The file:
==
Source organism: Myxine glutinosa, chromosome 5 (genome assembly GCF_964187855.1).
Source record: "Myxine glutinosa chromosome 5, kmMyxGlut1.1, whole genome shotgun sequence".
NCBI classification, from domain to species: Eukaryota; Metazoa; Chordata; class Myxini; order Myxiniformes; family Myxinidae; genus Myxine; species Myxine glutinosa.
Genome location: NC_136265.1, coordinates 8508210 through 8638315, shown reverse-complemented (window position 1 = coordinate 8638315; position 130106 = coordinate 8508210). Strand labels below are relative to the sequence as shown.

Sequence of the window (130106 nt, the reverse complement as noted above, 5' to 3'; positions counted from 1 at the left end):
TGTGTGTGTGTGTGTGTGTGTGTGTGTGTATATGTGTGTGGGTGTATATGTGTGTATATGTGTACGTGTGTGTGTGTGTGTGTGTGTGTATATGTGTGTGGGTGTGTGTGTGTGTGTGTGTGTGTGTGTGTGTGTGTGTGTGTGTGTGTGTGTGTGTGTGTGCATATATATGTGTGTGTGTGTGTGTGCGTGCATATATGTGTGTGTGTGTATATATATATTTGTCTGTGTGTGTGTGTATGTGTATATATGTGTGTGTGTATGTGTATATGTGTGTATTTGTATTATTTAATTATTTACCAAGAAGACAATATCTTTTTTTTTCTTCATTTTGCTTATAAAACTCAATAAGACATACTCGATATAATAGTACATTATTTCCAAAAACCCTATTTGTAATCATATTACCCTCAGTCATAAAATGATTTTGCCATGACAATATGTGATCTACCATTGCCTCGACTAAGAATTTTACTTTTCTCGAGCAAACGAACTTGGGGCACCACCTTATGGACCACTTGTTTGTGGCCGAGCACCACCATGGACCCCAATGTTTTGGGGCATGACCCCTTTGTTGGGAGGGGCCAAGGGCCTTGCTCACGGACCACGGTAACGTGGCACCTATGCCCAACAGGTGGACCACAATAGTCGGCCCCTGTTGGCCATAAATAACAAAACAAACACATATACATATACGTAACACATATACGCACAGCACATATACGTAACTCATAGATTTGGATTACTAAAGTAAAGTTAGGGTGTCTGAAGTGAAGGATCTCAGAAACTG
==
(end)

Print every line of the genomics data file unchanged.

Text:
Source organism: Myxine glutinosa, chromosome 5 (genome assembly GCF_964187855.1).
Source record: "Myxine glutinosa chromosome 5, kmMyxGlut1.1, whole genome shotgun sequence".
NCBI classification, from domain to species: Eukaryota; Metazoa; Chordata; class Myxini; order Myxiniformes; family Myxinidae; genus Myxine; species Myxine glutinosa.
Genome location: NC_136265.1, coordinates 8508210 through 8638315, shown reverse-complemented (window position 1 = coordinate 8638315; position 130106 = coordinate 8508210). Strand labels below are relative to the sequence as shown.

Sequence of the window (130106 nt, the reverse complement as noted above, 5' to 3'; positions counted from 1 at the left end):
TGTGTGTGTGTGTGTGTGTGTGTGTGTGTATATGTGTGTGGGTGTATATGTGTGTATATGTGTACGTGTGTGTGTGTGTGTGTGTGTGTATATGTGTGTGGGTGTGTGTGTGTGTGTGTGTGTGTGTGTGTGTGTGTGTGTGTGTGTGTGTGTGTGTGTGTGCATATATATGTGTGTGTGTGTGTGTGCGTGCATATATGTGTGTGTGTGTATATATATATTTGTCTGTGTGTGTGTGTATGTGTATATATGTGTGTGTGTATGTGTATATGTGTGTATTTGTATTATTTAATTATTTACCAAGAAGACAATATCTTTTTTTTTCTTCATTTTGCTTATAAAACTCAATAAGACATACTCGATATAATAGTACATTATTTCCAAAAACCCTATTTGTAATCATATTACCCTCAGTCATAAAATGATTTTGCCATGACAATATGTGATCTACCATTGCCTCGACTAAGAATTTTACTTTTCTCGAGCAAACGAACTTGGGGCACCACCTTATGGACCACTTGTTTGTGGCCGAGCACCACCATGGACCCCAATGTTTTGGGGCATGACCCCTTTGTTGGGAGGGGCCAAGGGCCTTGCTCACGGACCACGGTAACGTGGCACCTATGCCCAACAGGTGGACCACAATAGTCGGCCCCTGTTGGCCATAAATAACAAAACAAACACATATACATATACGTAACACATATACGCACAGCACATATACGTAACTCATAGATTTGGATTACTAAAGTAAAGTTAGGGTGTCTGAAGTGAAGGATCTCAGAAACTG